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MEPs had sent a ‘clear signal of their frustration that work on a global objective isn’t going fast enough,’ Jos Delbeke, head of the Commission’s climate action department, said last week.
Late last month the European Parliament plenary voted decisively to include the shipping sector’s carbon emissions in the EU ETS – a move which, if accepted by EU governments, would regulate ship CO2 emissions for the first time anywhere. Ship operators would either have to buy ETS emissions allowances from 2023 or contribute a corresponding amount to a new Maritime Climate Fund, unless the International Maritime Organisation (IMO) agrees a measure to regulate shipping emissions by then. The fund would reinvest part of the revenue to be used for making ports and ships cleaner and more fuel efficient.
The proposal will now be discussed in the trilogue negotiations between EU governments, the Parliament and the Commission. ‘We (the Commission) remain fully committed to a global agenda because shipping is a global industry, but the EP is a co-regulator,’ Delbeke said.
He added: ‘We’re not putting knives on anybody’s throat, but in 2018 we need to have discussions on the reduction targets. We need objectives and clarity.’ Setting a target would be a ‘useful way’ to reply to MEPs, he added.
As EU governments now consider putting shipping in the ETS, T&E said they would need to weigh up carefully whether to discard an ‘insurance policy’ that protects Europe’s climate ambition in the event that the IMO fails to agree a carbon reduction measure by 2023.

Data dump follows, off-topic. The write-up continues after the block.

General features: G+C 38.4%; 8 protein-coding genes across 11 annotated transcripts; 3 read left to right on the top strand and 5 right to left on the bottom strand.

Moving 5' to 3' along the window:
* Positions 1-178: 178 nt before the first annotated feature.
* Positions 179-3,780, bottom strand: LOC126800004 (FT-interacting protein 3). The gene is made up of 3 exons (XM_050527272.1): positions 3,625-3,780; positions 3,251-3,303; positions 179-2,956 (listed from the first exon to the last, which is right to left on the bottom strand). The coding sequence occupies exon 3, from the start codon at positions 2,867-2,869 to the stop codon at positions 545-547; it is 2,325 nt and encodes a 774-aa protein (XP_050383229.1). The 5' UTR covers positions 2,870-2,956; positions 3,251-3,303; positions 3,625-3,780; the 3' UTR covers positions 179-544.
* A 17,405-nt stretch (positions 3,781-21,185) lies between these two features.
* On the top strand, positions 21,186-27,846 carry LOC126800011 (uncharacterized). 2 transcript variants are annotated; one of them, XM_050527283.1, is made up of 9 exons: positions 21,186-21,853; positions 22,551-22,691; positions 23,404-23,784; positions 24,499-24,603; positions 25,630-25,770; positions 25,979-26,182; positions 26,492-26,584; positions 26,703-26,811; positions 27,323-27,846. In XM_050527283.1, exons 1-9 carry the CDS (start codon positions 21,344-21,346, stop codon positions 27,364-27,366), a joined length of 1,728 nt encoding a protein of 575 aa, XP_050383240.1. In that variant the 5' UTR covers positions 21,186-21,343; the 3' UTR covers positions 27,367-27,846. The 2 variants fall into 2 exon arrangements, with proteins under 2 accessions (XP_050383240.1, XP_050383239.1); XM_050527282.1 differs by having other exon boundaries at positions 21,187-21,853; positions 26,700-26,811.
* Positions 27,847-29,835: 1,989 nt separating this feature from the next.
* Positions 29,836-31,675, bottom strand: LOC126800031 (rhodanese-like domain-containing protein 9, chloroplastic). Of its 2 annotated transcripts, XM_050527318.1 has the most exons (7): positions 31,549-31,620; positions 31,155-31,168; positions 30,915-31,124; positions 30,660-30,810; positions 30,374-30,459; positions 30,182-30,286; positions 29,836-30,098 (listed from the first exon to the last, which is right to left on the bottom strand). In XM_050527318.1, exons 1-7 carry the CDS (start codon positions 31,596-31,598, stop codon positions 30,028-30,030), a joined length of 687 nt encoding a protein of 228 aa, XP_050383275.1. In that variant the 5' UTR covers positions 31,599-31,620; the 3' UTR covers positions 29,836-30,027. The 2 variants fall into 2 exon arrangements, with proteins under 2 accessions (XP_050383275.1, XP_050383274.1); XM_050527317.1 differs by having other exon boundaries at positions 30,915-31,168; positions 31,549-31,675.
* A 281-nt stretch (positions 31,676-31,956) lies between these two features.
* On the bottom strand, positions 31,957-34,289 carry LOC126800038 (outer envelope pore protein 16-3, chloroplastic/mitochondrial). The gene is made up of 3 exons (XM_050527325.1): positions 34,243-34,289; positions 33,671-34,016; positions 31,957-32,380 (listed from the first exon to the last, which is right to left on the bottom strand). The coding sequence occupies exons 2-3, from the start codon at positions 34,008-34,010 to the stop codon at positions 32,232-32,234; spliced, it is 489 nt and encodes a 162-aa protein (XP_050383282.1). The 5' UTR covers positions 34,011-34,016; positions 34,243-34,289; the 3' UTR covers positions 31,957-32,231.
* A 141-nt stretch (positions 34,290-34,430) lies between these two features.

T&E’s shipping director, Bill Hemmings, said: ‘Unfortunately the IMO’s record on taking responsibility for shipping’s climate impact has been one of continued failure. The UN agency was first charged with acting by the Kyoto Protocol in 1997 and now, two decades later, the IMO’s latest GHG emissions reduction plan envisages a further seven-year period to collect data and navel gaze with no commitment to act at the end of all this.
‘The Paris Agreement launched an urgent call for emissions to peak and reduce in order to keep the planet within the 2/1.5°C warming limit, but one gets little sense of this when sitting back comfortably at IMO headquarters in London.’
‘MEPs have given the planet the only leverage against IMO inaction. It will remind everyone meeting at the IMO that the world has shown great patience, but frustrations are coming to a head and regions very understandably want to act.’
While the ETS proposal has been predictably resisted by ship owners, two alliances of European cargo companies and the organisation representing European ports have backed the plans – as have freight forwarders and European port infrastructure operators. These organisations represent hundreds of thousands of ordinary people whose future employment depends on a sustainable EU maritime sector
Like international aviation, marine transport avoided formal mention in the Paris agreement but the accord makes it very clear that all sectors must do their bit. Responsible for more than 2-3% of global CO2, shipping is also a major source of local air pollution causing thousands of premature deaths annually.